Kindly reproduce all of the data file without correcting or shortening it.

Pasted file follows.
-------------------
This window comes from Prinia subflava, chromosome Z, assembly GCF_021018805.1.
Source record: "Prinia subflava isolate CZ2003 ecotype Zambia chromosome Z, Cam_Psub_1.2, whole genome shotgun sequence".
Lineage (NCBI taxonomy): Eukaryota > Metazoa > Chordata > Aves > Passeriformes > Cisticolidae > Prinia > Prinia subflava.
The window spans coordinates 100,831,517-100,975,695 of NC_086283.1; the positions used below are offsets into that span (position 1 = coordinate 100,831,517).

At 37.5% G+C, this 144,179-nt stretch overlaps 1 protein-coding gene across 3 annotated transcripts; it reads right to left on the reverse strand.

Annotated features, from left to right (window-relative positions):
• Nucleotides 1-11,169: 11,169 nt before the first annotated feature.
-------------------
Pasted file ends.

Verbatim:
This window comes from Prinia subflava, chromosome Z, assembly GCF_021018805.1.
Source record: "Prinia subflava isolate CZ2003 ecotype Zambia chromosome Z, Cam_Psub_1.2, whole genome shotgun sequence".
Lineage (NCBI taxonomy): Eukaryota > Metazoa > Chordata > Aves > Passeriformes > Cisticolidae > Prinia > Prinia subflava.
The window spans coordinates 100,831,517-100,975,695 of NC_086283.1; the positions used below are offsets into that span (position 1 = coordinate 100,831,517).

At 37.5% G+C, this 144,179-nt stretch overlaps 1 protein-coding gene across 3 annotated transcripts; it reads right to left on the reverse strand.

Annotated features, from left to right (window-relative positions):
• Nucleotides 1-11,169: 11,169 nt before the first annotated feature.